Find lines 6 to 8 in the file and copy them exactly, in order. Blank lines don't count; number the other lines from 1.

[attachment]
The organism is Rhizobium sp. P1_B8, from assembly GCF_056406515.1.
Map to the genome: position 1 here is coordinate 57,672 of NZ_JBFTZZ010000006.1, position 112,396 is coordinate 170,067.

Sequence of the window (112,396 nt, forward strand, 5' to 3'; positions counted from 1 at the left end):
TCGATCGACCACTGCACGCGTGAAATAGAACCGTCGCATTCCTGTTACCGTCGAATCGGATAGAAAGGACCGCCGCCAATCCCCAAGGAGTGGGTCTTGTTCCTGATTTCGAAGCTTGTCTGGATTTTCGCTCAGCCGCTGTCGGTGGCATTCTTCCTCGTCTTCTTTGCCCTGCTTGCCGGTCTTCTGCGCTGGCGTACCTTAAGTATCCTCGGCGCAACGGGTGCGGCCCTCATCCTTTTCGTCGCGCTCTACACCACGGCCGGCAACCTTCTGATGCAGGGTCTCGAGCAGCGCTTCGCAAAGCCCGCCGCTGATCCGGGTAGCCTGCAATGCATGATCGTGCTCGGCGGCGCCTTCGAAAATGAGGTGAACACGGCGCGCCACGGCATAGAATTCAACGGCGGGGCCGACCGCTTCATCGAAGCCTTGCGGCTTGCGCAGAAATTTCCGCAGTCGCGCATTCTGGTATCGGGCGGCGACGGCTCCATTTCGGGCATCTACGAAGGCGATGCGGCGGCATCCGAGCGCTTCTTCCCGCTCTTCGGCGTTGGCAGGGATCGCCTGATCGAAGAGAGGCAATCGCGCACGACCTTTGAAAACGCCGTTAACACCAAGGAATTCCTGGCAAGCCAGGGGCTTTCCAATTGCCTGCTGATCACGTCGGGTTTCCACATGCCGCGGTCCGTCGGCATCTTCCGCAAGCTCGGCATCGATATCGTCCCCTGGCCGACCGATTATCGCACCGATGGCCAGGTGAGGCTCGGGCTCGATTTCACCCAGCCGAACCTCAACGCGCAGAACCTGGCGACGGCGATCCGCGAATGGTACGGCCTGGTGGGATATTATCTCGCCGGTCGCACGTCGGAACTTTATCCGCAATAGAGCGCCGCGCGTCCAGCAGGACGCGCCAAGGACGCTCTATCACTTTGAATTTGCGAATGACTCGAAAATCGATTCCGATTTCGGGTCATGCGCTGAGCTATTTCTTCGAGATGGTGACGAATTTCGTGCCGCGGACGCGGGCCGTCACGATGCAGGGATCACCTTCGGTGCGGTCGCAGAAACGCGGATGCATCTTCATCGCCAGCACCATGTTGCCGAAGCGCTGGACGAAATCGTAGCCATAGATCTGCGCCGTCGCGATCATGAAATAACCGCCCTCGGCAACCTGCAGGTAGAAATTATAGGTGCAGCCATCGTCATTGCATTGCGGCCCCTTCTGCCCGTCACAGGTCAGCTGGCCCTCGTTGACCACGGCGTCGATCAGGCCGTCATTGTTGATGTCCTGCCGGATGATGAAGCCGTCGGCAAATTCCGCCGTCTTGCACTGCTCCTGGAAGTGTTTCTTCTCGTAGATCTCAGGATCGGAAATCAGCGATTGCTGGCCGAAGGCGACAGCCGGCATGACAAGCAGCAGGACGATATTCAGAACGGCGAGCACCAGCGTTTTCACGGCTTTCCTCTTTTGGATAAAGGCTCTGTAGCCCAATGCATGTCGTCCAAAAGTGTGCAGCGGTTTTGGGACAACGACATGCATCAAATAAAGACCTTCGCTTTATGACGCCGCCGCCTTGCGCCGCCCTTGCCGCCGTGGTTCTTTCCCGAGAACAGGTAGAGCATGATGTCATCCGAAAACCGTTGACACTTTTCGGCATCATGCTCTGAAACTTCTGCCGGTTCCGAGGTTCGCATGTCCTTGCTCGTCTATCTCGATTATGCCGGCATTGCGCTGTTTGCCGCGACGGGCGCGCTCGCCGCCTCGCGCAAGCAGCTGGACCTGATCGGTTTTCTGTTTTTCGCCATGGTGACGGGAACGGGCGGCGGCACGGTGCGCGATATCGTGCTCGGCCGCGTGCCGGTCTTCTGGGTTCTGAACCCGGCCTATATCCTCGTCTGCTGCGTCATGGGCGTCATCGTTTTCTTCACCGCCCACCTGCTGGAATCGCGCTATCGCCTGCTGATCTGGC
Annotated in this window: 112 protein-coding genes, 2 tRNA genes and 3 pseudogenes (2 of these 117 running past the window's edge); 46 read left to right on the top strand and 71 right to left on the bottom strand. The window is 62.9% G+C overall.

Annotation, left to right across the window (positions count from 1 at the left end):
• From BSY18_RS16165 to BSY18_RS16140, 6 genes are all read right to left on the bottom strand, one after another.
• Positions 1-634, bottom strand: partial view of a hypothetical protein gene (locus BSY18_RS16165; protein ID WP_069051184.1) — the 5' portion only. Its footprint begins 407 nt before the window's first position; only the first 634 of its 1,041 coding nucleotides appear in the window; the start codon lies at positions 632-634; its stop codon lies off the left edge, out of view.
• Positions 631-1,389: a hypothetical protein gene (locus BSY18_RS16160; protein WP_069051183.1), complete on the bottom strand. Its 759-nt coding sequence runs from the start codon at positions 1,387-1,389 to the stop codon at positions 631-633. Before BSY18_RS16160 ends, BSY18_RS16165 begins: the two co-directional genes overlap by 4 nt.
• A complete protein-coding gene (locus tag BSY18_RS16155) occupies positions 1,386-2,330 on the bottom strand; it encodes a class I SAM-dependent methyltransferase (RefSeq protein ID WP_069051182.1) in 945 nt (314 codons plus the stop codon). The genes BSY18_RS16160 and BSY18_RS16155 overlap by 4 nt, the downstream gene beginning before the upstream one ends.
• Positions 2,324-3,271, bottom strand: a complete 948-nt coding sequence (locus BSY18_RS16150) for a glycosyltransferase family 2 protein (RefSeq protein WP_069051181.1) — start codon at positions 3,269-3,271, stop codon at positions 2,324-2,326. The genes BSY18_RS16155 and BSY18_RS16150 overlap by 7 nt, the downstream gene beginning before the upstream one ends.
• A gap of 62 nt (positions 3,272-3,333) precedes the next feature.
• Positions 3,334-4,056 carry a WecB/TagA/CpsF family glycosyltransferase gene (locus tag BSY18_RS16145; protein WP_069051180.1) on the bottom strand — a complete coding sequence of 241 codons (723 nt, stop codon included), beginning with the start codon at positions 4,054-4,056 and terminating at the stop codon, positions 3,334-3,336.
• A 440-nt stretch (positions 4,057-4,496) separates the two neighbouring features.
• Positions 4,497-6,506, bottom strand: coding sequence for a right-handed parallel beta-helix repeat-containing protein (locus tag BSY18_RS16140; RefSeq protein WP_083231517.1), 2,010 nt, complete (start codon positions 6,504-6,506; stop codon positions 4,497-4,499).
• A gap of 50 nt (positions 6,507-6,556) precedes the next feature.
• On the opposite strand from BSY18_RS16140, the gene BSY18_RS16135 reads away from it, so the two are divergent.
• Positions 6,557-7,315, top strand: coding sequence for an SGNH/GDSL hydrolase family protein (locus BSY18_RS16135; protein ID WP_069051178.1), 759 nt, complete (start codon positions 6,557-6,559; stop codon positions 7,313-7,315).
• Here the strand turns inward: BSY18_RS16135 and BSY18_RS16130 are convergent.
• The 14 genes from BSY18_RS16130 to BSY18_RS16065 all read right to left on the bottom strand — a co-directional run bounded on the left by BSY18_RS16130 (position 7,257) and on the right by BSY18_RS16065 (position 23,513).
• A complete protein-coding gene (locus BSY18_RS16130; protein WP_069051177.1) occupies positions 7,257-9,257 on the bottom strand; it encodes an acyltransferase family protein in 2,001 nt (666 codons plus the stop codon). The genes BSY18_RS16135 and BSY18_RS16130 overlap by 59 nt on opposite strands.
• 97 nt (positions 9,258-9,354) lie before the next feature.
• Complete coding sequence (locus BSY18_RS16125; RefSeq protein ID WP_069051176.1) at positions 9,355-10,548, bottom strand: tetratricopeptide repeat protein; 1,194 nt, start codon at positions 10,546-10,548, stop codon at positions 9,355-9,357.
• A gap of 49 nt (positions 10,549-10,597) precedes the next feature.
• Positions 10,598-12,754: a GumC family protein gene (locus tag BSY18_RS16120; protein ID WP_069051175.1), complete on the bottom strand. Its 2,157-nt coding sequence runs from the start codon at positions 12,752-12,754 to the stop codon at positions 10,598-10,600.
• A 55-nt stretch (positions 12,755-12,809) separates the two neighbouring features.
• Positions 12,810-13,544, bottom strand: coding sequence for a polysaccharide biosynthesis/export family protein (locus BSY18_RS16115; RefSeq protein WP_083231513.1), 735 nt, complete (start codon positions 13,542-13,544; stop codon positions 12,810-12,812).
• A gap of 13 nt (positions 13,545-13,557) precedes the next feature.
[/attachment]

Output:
Annotation, left to right across the window (positions count from 1 at the left end):
• From BSY18_RS16165 to BSY18_RS16140, 6 genes are all read right to left on the bottom strand, one after another.
• Positions 1-634, bottom strand: partial view of a hypothetical protein gene (locus BSY18_RS16165; protein ID WP_069051184.1) — the 5' portion only. Its footprint begins 407 nt before the window's first position; only the first 634 of its 1,041 coding nucleotides appear in the window; the start codon lies at positions 632-634; its stop codon lies off the left edge, out of view.